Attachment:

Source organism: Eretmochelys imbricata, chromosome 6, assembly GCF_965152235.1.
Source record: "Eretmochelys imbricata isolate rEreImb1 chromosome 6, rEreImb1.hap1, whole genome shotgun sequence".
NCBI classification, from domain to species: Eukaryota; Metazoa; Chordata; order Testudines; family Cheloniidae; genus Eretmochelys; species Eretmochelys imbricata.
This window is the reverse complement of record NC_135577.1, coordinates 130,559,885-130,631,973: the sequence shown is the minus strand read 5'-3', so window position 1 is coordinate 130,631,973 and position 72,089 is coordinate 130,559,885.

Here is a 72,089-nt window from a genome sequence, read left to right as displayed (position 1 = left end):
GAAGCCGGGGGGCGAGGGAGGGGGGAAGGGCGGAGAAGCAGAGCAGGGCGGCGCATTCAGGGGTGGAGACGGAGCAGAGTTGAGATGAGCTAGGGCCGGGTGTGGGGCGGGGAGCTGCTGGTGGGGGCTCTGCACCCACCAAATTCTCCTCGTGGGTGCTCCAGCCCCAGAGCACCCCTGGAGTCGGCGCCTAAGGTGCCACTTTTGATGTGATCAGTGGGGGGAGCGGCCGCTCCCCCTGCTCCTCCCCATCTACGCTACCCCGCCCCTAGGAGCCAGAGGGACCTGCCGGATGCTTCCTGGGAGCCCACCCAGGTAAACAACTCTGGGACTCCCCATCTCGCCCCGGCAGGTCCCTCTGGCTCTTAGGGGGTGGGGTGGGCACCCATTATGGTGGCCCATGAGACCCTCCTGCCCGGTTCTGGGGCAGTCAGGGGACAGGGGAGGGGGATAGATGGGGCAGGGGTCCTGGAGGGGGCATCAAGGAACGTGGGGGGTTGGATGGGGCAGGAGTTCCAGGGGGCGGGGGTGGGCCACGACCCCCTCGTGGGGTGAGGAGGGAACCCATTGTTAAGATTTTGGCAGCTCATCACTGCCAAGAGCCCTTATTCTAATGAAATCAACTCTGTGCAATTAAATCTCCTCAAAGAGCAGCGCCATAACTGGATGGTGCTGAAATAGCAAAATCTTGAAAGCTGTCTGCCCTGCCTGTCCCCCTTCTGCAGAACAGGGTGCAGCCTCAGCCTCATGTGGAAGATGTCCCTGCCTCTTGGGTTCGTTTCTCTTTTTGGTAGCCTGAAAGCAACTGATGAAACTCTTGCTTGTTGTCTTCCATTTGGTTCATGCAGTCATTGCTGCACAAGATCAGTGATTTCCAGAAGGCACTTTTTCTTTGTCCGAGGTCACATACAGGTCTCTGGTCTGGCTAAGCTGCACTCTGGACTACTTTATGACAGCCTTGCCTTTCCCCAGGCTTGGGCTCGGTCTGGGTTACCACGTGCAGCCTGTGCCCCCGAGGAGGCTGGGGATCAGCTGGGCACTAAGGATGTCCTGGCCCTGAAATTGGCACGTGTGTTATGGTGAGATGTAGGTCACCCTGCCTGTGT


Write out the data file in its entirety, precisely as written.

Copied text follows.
Source organism: Eretmochelys imbricata, chromosome 6, assembly GCF_965152235.1.
Source record: "Eretmochelys imbricata isolate rEreImb1 chromosome 6, rEreImb1.hap1, whole genome shotgun sequence".
NCBI classification, from domain to species: Eukaryota; Metazoa; Chordata; order Testudines; family Cheloniidae; genus Eretmochelys; species Eretmochelys imbricata.
This window is the reverse complement of record NC_135577.1, coordinates 130,559,885-130,631,973: the sequence shown is the minus strand read 5'-3', so window position 1 is coordinate 130,631,973 and position 72,089 is coordinate 130,559,885.

Here is a 72,089-nt window from a genome sequence, read left to right as displayed (position 1 = left end):
GAAGCCGGGGGGCGAGGGAGGGGGGAAGGGCGGAGAAGCAGAGCAGGGCGGCGCATTCAGGGGTGGAGACGGAGCAGAGTTGAGATGAGCTAGGGCCGGGTGTGGGGCGGGGAGCTGCTGGTGGGGGCTCTGCACCCACCAAATTCTCCTCGTGGGTGCTCCAGCCCCAGAGCACCCCTGGAGTCGGCGCCTAAGGTGCCACTTTTGATGTGATCAGTGGGGGGAGCGGCCGCTCCCCCTGCTCCTCCCCATCTACGCTACCCCGCCCCTAGGAGCCAGAGGGACCTGCCGGATGCTTCCTGGGAGCCCACCCAGGTAAACAACTCTGGGACTCCCCATCTCGCCCCGGCAGGTCCCTCTGGCTCTTAGGGGGTGGGGTGGGCACCCATTATGGTGGCCCATGAGACCCTCCTGCCCGGTTCTGGGGCAGTCAGGGGACAGGGGAGGGGGATAGATGGGGCAGGGGTCCTGGAGGGGGCATCAAGGAACGTGGGGGGTTGGATGGGGCAGGAGTTCCAGGGGGCGGGGGTGGGCCACGACCCCCTCGTGGGGTGAGGAGGGAACCCATTGTTAAGATTTTGGCAGCTCATCACTGCCAAGAGCCCTTATTCTAATGAAATCAACTCTGTGCAATTAAATCTCCTCAAAGAGCAGCGCCATAACTGGATGGTGCTGAAATAGCAAAATCTTGAAAGCTGTCTGCCCTGCCTGTCCCCCTTCTGCAGAACAGGGTGCAGCCTCAGCCTCATGTGGAAGATGTCCCTGCCTCTTGGGTTCGTTTCTCTTTTTGGTAGCCTGAAAGCAACTGATGAAACTCTTGCTTGTTGTCTTCCATTTGGTTCATGCAGTCATTGCTGCACAAGATCAGTGATTTCCAGAAGGCACTTTTTCTTTGTCCGAGGTCACATACAGGTCTCTGGTCTGGCTAAGCTGCACTCTGGACTACTTTATGACAGCCTTGCCTTTCCCCAGGCTTGGGCTCGGTCTGGGTTACCACGTGCAGCCTGTGCCCCCGAGGAGGCTGGGGATCAGCTGGGCACTAAGGATGTCCTGGCCCTGAAATTGGCACGTGTGTTATGGTGAGATGTAGGTCACCCTGCCTGTGT